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is obesity an oral bacterial disease?

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A scientific team from The Forsyth Institute has discovered new links between certain oral bacteria and obesity. In a recent study, the researchers demonstrated that the salivary bacterial composition of overweight women differs from non-overweight women. This preliminary work may provide clues to interactions between oral bacteria and the pathology of obesity. This research may help investigators learn new avenues for fighting the obesity epidemic.

This work will be published in the Journal of Dental Research."There has been a world-wide explosion of obesity, with many contributing factors," said Dr. J. Max Goodson, senior author of the study. "However, the inflammatory nature of the disease is also recognized. This led me to question potential unknown contributing causes of obesity. Could it be an epidemic involving an infectious agent?" "It is exciting to image the possibilities if oral bacteria are contributing to some types of obesity," added Goodson.

Summary of Study

In order to measure the salivary bacterial populations of overweight women, samples were collected from 313 women with a body mass index between 27 and 32 (classifying them as overweight). Using DNA analysis, the researchers measured the bacterial populations of this group and compared it with historical data from 232 individuals that were not overweight. Significant differences in seven of the 40 species studied occurred in the salivary bacteria of subjects in the overweight group.

In addition, more than 98 percent of the overweight women could be identified by the presence of a single bacterial species, called Selenomanas noxia, at levels greater than 1.05 percent of the total salivary bacteria. These data suggest that the composition of salivary bacteria changes in overweight women. It seems likely that these bacterial species could serve as indicators of a developing overweight condition and possibly be related to the underlying causation.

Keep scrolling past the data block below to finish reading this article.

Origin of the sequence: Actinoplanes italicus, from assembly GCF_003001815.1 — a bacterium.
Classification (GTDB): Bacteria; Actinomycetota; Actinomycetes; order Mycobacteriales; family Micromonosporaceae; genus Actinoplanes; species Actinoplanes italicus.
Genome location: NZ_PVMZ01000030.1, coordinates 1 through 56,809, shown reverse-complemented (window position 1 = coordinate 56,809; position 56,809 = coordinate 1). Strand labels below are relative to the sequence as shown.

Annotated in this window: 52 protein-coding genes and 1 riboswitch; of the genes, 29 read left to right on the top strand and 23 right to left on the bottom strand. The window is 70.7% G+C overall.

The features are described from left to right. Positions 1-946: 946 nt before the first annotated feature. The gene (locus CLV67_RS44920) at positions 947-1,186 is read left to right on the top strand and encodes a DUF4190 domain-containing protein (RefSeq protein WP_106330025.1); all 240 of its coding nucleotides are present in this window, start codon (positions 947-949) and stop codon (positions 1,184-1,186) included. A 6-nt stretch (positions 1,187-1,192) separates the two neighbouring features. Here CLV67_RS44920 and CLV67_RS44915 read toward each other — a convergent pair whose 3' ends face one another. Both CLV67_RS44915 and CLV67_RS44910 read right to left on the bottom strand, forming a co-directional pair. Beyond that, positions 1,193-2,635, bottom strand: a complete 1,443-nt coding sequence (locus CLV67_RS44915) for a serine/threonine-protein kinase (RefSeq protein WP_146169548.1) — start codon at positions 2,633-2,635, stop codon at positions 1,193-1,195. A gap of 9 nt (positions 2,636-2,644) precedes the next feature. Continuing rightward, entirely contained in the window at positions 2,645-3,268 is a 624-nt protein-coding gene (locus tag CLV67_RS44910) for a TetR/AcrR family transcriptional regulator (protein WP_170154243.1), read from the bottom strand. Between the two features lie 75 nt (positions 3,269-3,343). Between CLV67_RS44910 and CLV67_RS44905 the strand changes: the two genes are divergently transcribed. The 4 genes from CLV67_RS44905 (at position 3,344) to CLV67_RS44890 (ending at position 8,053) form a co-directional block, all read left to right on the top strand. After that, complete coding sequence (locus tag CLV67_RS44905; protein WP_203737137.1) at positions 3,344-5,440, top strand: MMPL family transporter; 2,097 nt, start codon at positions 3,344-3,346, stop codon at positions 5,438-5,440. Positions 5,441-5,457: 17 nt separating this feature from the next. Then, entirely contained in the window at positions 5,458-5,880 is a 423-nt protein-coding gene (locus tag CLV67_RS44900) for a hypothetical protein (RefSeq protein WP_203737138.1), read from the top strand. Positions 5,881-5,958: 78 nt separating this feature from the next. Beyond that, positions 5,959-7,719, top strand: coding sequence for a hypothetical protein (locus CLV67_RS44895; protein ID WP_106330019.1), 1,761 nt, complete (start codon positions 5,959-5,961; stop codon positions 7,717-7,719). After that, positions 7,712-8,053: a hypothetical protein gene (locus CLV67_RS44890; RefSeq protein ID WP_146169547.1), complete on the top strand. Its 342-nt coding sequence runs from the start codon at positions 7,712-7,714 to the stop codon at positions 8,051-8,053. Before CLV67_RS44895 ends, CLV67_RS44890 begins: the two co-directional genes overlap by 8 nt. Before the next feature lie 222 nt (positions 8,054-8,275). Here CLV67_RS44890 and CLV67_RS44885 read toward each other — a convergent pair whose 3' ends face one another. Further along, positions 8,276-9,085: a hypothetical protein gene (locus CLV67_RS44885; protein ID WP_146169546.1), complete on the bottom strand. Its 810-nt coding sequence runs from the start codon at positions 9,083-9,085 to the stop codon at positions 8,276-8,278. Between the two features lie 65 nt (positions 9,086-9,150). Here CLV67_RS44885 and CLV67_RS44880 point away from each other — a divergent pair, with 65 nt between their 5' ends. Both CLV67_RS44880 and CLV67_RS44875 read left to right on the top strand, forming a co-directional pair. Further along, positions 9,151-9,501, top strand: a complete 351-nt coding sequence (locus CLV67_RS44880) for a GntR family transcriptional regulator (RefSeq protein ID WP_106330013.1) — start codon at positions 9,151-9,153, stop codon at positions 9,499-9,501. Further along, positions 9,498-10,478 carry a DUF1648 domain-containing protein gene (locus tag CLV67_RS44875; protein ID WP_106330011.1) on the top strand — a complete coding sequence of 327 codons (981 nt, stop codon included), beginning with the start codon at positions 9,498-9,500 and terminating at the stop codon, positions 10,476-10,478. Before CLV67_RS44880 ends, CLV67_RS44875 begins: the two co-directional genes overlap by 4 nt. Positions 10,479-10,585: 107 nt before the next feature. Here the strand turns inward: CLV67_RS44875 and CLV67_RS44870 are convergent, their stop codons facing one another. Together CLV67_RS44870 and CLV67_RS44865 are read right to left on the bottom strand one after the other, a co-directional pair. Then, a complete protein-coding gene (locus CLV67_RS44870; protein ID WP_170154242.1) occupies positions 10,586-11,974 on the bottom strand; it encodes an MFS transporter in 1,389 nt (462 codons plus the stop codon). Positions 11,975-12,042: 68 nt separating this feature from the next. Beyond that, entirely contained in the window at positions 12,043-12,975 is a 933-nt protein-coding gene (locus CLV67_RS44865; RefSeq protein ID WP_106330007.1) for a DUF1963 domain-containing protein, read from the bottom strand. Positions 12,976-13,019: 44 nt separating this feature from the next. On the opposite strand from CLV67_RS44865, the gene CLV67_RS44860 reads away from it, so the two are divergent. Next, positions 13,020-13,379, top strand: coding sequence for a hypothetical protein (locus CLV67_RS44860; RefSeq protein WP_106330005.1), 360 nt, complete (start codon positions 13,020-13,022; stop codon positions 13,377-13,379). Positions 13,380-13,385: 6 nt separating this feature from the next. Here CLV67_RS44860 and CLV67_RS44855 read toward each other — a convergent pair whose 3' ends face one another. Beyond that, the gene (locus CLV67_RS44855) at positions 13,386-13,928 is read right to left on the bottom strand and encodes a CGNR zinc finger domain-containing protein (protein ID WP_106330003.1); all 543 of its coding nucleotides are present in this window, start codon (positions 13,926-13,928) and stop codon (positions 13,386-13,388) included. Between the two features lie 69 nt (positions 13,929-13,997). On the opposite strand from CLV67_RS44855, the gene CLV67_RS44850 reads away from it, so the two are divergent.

Dr. Goodson noted that the reasons for a relationship between obesity and oral bacteria are likely complex. The observed relationship may be circumstantial as being related to diet or opportunistic due to metabolic changes. In the next phase of this research, Dr. Goodson plans to further examine this relationship by initially conducting a controlled cohort study to see if this initial observation can be reproduced. In addition, he hopes to conduct longitudinal studies in children to see if oral infection relates to weight gain. Ultimately, the development of strategies to eliminate specific oral bacteria would be required to provide definitive evidence that certain oral bacteria may be responsible for weight gain.

http://www.sciencedaily.com/releases/2009/...90708153240.htm


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These bacterial populations go all the way down the digestive tract through to the gut too. Certain families of bacteria are more prevalent in obese intestines than others.


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These bacterial populations go all the way down the digestive tract through to the gut too. Certain families of bacteria are more prevalent in obese intestines than others.

could you please stop making sense :P


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It's interesting, and of course, it's right to be cautious at this stage as they are not sure of the causal relationship, if any :)


Refusing to use the spellchick!

I have put you on ignore. No really, I have, but you are still ruining my enjoyment of this site. .

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Filed: AOS (apr) Country: Colombia
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These bacterial populations go all the way down the digestive tract through to the gut too. Certain families of bacteria are more prevalent in obese intestines than others.

could you please stop making sense :P

:P

Just saw a thesis proposal last week on the topic. And I've been to a couple of good meetings where obesity-related (more so diabetes) bacterial studies are being discussed. Scary stuff.

Jeffery Gordon I think is one of the names that comes to mind- UCLA I think.

It's interesting, and of course, it's right to be cautious at this stage as they are not sure of the causal relationship, if any :)

Good eye. There's very strong correlation though.

Not that it would be the ONLY causal factor... in the metabolism field there's a running joke that there are 1000 ways to cure diabetes in mice... and 1001 ways to cure it.


Wishing you ten-fold that which you wish upon all others.

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